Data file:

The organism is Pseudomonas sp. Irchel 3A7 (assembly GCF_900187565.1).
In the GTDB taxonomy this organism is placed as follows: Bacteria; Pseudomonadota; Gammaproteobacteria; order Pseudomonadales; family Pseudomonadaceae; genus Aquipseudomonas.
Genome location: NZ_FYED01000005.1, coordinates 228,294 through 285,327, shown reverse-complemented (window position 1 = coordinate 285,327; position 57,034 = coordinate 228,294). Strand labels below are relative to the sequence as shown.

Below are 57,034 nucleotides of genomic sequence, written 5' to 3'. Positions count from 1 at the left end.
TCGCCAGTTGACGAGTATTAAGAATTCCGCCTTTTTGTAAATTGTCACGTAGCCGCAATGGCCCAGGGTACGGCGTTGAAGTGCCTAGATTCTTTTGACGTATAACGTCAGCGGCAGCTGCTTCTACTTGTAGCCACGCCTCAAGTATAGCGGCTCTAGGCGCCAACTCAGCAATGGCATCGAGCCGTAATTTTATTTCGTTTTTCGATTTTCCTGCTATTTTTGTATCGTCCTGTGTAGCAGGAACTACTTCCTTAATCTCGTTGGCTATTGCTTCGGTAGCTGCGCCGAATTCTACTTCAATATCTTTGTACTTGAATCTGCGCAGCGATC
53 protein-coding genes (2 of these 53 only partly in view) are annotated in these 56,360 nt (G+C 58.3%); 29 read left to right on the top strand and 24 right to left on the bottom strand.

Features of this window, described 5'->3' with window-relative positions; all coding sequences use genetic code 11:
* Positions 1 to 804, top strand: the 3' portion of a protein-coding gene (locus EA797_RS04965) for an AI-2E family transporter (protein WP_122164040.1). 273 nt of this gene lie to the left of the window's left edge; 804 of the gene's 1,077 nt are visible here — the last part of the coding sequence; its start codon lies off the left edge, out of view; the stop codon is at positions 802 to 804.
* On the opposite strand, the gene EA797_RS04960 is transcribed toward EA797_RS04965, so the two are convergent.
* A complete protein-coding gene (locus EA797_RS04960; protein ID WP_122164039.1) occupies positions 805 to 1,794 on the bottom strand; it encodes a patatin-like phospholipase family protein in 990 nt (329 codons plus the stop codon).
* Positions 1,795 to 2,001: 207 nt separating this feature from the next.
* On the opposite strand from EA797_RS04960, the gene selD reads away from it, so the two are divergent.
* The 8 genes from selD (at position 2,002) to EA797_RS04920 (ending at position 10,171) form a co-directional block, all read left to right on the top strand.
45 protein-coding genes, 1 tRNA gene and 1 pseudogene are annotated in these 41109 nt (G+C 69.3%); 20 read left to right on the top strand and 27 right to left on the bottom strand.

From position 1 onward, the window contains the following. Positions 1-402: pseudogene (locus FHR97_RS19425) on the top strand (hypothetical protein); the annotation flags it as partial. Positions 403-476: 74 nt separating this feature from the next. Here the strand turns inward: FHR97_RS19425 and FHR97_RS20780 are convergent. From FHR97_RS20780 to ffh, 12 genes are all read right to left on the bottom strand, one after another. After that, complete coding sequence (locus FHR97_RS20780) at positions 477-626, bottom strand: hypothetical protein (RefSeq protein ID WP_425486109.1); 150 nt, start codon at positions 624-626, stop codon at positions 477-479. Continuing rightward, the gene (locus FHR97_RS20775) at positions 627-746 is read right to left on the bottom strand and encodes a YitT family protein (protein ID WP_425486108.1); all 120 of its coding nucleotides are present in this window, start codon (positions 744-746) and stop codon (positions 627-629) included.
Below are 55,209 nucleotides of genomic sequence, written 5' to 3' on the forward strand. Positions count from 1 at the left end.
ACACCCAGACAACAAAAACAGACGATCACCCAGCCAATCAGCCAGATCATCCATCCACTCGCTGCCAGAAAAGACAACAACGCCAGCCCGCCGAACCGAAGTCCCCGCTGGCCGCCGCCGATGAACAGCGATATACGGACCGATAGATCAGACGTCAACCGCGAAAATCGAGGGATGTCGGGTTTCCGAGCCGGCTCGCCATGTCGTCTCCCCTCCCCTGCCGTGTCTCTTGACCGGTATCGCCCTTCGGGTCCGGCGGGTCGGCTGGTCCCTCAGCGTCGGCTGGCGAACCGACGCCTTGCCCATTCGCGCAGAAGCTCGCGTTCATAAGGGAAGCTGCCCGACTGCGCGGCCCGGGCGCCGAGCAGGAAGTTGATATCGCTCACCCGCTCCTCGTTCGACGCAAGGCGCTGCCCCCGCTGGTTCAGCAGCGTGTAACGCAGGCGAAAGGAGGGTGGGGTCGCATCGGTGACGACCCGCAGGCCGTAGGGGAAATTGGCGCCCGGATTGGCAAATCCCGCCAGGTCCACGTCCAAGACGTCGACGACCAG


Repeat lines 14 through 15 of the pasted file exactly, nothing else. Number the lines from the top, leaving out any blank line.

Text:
45 protein-coding genes, 1 tRNA gene and 1 pseudogene are annotated in these 41109 nt (G+C 69.3%); 20 read left to right on the top strand and 27 right to left on the bottom strand.

From position 1 onward, the window contains the following. Positions 1-402: pseudogene (locus FHR97_RS19425) on the top strand (hypothetical protein); the annotation flags it as partial. Positions 403-476: 74 nt separating this feature from the next. Here the strand turns inward: FHR97_RS19425 and FHR97_RS20780 are convergent. From FHR97_RS20780 to ffh, 12 genes are all read right to left on the bottom strand, one after another. After that, complete coding sequence (locus FHR97_RS20780) at positions 477-626, bottom strand: hypothetical protein (RefSeq protein ID WP_425486109.1); 150 nt, start codon at positions 624-626, stop codon at positions 477-479. Continuing rightward, the gene (locus FHR97_RS20775) at positions 627-746 is read right to left on the bottom strand and encodes a YitT family protein (protein ID WP_425486108.1); all 120 of its coding nucleotides are present in this window, start codon (positions 744-746) and stop codon (positions 627-629) included.